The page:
ISLAMABAD: Afghan issue and Pak-US relations were among main topics which were discussed between US President Joe Biden and Pakistan’s Ambassador in Washington.
The ambassador met the US president at the White House on Wednesday which is considered as a major break-through in relations between the two countries., a Pakistani TV channel reported.
In a statement, the Pakistani embassy confirmed the meeting, during which Khan highlighted the humanitarian crisis in Afghanistan. He added the two sides would continue to work on the shared objectives of a peaceful and stable Afghanistan.
The ambassador said the two countries agreed on efforts for averting a humanitarian disaster in Afghanistan.
According to reliable sources, Joe Biden expressed Washington’s desire to build a strong basis for the US-Pakistan ties forward.
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The American president conveyed this desire to Pakistan’s Ambassador to the US Sardar Masood Khan, who visited the White House on Tuesday to meet and greet President Biden and have an official photograph with him which is an established tradition in Washington DC for newly-appointed envoys.
During the ceremony, the US president and the Pakistani ambassador had a brief conversation on building a strong basis for moving the US-Pakistan ties forward, said a press release issued by the Pakistani Embassy in Washington.
Forty-six other ambassadors were also there to have official photograph with the US president one by one. They too had not been able to call on the president for more than a year because of Covid-19 restrictions.
Ambassador Masood Khan arrived in Washington DC on 25th March, 2022. On that day his credentials were received by the US Chief of Protocol and he was designated as “Appointed Ambassador”.
On April 19, 2022, Ambassador Masood Khan’s credentials were formally accepted by President Joe Biden. The official photograph completes all formalities.
Relations between Islamabad and Washington— once allies who enjoyed close security and defense cooperation since the Cold War era— became strained when the Taliban seized Afghanistan in August 2021.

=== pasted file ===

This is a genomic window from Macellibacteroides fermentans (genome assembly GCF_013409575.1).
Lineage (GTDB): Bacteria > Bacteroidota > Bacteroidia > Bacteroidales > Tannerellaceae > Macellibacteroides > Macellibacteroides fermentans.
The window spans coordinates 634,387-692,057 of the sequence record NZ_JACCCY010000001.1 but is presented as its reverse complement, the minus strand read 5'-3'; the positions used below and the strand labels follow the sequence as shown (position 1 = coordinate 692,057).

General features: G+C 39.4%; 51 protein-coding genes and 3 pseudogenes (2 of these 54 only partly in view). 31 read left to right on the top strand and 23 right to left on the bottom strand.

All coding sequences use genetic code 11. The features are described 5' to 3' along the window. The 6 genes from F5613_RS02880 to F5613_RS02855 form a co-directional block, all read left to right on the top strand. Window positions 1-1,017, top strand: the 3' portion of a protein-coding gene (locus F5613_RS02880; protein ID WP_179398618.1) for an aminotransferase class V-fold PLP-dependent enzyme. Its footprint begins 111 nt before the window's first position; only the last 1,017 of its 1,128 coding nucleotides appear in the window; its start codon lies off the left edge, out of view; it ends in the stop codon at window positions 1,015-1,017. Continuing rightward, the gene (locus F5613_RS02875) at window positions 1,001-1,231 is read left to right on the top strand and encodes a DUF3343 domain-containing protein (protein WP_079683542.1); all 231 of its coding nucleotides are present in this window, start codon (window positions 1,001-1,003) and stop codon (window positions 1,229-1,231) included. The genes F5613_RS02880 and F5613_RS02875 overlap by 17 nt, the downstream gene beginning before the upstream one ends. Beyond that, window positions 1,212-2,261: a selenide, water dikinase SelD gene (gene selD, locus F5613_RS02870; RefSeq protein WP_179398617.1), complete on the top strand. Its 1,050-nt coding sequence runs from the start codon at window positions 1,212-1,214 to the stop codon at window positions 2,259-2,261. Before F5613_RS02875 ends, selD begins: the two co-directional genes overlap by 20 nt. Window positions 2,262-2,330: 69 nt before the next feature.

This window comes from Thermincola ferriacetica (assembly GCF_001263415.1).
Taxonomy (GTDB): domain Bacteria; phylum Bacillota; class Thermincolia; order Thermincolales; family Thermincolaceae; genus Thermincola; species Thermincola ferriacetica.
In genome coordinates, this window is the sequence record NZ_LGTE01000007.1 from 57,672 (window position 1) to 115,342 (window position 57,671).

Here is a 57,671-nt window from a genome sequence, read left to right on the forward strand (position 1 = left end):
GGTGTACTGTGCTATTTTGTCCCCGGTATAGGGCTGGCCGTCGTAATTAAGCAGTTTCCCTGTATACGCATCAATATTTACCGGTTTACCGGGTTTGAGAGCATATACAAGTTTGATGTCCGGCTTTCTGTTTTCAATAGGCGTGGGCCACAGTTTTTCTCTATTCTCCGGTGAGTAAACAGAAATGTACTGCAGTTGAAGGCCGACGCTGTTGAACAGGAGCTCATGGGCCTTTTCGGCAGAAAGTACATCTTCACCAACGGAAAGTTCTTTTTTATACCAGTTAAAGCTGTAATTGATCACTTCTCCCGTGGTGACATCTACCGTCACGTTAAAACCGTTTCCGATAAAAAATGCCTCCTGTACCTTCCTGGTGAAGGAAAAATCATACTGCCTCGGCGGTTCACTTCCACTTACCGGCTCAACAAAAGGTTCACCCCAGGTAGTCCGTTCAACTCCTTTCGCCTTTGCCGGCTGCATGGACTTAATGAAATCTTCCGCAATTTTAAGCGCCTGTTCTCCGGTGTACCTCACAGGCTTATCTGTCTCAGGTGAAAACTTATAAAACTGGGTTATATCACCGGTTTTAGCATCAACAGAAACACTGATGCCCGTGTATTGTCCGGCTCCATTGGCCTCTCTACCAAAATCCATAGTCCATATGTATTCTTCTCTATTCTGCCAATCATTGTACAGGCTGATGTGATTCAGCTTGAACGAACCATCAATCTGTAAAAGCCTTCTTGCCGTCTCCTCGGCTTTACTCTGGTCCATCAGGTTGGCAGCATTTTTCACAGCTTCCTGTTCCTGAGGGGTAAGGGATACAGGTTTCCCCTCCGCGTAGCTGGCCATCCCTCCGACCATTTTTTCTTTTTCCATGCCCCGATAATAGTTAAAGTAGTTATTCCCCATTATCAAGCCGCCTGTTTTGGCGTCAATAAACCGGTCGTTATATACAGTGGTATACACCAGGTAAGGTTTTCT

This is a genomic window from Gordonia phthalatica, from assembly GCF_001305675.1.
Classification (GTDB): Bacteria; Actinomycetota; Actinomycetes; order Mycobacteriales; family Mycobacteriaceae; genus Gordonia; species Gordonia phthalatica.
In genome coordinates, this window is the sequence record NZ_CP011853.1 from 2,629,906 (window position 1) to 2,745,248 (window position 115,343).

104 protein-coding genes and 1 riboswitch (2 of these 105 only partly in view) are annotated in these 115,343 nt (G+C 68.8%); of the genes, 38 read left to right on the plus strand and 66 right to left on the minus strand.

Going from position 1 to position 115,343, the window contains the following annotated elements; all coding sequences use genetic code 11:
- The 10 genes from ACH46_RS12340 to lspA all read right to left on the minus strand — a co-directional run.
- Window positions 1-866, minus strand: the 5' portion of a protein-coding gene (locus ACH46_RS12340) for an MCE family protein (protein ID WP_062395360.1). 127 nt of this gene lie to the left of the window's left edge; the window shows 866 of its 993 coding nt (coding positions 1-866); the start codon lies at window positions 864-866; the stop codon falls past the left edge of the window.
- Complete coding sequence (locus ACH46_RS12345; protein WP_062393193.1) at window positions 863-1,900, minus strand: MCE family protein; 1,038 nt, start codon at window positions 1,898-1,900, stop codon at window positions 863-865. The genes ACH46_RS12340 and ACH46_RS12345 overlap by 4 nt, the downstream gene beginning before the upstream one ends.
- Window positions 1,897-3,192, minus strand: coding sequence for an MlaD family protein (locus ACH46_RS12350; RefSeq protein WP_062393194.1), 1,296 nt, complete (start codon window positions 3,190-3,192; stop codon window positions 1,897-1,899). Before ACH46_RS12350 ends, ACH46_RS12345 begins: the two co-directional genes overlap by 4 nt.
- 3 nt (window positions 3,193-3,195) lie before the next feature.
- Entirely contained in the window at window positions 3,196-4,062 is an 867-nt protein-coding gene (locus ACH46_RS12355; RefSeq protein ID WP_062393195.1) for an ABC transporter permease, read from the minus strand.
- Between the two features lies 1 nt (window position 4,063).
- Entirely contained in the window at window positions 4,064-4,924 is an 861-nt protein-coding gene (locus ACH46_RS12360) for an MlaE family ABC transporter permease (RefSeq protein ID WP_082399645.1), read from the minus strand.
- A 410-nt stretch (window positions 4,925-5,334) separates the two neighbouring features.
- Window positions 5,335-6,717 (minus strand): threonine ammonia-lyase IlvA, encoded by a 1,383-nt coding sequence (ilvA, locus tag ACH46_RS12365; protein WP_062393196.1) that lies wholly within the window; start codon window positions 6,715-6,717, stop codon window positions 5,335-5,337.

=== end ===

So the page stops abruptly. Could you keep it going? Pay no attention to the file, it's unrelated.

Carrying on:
Ties between the two countries further took a hit over the last few months when former prime minister Imran Khan accused Washington of backing a campaign to oust him from the government in April. The US has vehemently denied the allegations.
The Pakistani embassy in the US said Khan visited the White House to meet and greet Biden for an official photograph, adding that it is an established tradition for newly appointed envoys in Washington D.C. to do so.
“During the ceremony, the US President and the Ambassador had a brief conversation on building a strong basis for moving the US-Pakistan ties forward,” the Pakistani embassy in the US said in a statement.
The embassy said 46 other ambassadors were also present on the occasion, adding that most of them had been unable to meet the US president for over a year due to the coronavirus restrictions.
Masood Khan arrived in Washington on March 25 while on April 19, 2022, his credentials were formally accepted by Biden, the embassy said. “The official photograph completes all formalities,” it added.
Earlier this week, US Ambassador to Pakistan Donald Blome said Washington wants to “keep engaging across all levels of Pakistani society” and establish two-way communication with the country.
According to a press release issued by the Pakistan Embassy in the US, Khan visited the White House for a “meet and greet” and an official photograph with the US president — an established tradition for newly appointed envoys.
“During the ceremony, the US President and the ambassador had a brief conversation on building a strong basis for moving the US-Pakistan ties forward,” the statement said.
The US government follows a tradition whereby after the appointment of new ambassadors to Washington, a ceremony is held at the White House where new envoys present their credentials to the head of state conforming to their appointment.
Khan was sent to Washington on March 25, when the PTI government was still in power, but after former prime minister Imran Khan’s ouster on April 11, there was speculation that the change in Islamabad would also impact diplomatic appointments.
Later, Pakistan’s envoy to the United Nations, Ambassador Munir Akram, explained that incumbent ambassadors continue to represent the country in foreign capitals unless specifically asked by the new government to return home. Neither Ambassador Khan nor Ambassador Akram was asked to do so.
On his arrival in Washington earlier this week, Khan received a letter from the chief of protocol at the US State Department, endorsing his appointment as Pakistan’s ‘working ambassador’ in Washington.
Later, on April 19, he also received a letter from the US president’s office, formally confirming his appointment.
Meanwhile, the statement issued today said that forty-six other ambassadors were also present there for the official photograph with the President, which was taken one by one. “They too had not been able to call on the President for more than a year because of the Covid-19 restrictions,” it added.